Thursday, January 04, 2007
The Shot Heard 'Round the World - Ten Songs for Town and Country
Emerson described the opening battle of the Revolutionary War as "the shot heard 'round the world", and a few centuries later a descendant would start an indie-pop band in Brooklyn and choose the phrase for their name. Really, their name is irony; the band is many good things, but revolutionary ain't one of 'em.
Anti-revolutionary, maybe; this is pop that draws from can't-miss 60's influences: the Byrds, Motown, Phil Spector, et al. This ground has been re-covered in a modern-indie context by plenty of bands, some of them really well (Beechwood Sparks, Aislers Set, Saturday Looks Good To Me). The Shot Heard 'Round the World, though, is a great addition to the list, lending their tunes a real homespun intimacy that brings out the gentle melancholy at the heart of the best of this sort of music.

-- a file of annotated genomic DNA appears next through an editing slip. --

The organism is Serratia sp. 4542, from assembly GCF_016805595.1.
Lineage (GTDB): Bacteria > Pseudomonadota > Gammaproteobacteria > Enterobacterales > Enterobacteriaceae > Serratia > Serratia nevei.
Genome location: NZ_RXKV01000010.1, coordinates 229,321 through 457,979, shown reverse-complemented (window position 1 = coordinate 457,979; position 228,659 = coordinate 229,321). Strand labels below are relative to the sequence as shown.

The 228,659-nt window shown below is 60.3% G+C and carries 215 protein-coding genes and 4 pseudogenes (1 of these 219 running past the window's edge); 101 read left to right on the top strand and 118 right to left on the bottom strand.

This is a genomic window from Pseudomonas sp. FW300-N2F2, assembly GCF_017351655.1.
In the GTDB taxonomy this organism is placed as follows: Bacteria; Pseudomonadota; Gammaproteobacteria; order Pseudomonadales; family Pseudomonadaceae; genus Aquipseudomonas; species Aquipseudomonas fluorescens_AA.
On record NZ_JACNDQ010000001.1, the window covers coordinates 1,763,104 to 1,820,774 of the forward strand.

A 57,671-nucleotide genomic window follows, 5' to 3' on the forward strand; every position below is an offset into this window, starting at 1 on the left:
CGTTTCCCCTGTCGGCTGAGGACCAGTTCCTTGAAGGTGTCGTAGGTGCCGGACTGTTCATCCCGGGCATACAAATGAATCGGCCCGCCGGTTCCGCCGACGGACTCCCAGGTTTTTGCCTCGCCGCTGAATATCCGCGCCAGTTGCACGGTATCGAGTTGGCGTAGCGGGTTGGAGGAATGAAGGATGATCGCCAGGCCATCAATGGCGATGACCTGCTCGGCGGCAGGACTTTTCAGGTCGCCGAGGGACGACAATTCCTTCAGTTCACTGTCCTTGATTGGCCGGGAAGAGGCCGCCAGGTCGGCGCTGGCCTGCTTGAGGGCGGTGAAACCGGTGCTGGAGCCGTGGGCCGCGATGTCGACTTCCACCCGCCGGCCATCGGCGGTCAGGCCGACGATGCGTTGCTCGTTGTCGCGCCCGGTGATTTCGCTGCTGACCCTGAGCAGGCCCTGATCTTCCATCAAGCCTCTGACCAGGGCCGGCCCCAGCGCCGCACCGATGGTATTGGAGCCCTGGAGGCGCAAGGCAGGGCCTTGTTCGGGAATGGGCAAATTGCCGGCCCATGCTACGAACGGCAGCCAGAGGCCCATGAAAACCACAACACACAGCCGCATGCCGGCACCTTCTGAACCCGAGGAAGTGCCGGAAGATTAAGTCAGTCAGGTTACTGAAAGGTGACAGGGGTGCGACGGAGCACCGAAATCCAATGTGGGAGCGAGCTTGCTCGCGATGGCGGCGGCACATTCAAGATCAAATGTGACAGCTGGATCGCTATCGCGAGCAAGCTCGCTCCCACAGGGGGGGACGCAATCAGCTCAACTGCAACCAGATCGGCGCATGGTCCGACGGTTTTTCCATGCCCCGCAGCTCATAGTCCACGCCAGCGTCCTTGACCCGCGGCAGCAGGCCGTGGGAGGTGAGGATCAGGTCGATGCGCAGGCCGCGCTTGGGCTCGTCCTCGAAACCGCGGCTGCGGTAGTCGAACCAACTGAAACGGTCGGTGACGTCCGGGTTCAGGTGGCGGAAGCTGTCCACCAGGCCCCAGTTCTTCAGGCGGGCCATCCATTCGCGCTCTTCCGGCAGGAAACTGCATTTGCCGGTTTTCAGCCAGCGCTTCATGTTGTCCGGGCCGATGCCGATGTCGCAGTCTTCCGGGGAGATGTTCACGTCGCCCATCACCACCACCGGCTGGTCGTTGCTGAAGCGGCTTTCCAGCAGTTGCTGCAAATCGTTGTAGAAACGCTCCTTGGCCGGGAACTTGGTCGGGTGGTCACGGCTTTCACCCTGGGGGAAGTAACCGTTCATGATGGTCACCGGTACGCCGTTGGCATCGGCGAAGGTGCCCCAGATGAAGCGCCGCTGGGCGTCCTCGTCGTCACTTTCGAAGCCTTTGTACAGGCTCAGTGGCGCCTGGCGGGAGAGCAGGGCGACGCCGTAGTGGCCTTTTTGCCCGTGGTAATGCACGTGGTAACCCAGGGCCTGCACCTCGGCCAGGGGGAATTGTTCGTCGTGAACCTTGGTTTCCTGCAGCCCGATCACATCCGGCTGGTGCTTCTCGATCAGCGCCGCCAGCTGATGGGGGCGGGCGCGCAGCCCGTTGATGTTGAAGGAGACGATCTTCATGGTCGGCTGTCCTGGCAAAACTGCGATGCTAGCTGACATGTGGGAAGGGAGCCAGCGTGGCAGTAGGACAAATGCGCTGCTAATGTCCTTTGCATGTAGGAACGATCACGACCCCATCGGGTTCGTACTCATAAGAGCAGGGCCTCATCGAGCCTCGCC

Ten Songs for Town and Country is a record clearly made with care. Layers of vocals, tasteful piano, positively weepy trombone, all sound great in a casual listen but really shine with headphones. Listen to the ending of "Cassiopia" carefully, and you hear how great arrangement and production can really create an atmosphere, a space.
The vocals are enjoyably shaggy, the lyrics hitting the sweet spots of longing, hope, and resignation. On "Town & Country", the band leaps from a pretty intro into full-on retro bliss, channelling The Mamas and the Papas' best moments of hazy wistful reflection ("and the day is passing on...").
Check out their website, where you can buy the record and hear more songs, and catch them live January 25th at the Cake Shop in NYC.
MP3: The Shot Heard 'Round the World - Casseopeia
MP3: The Shot Heard 'Round the World - Town & Country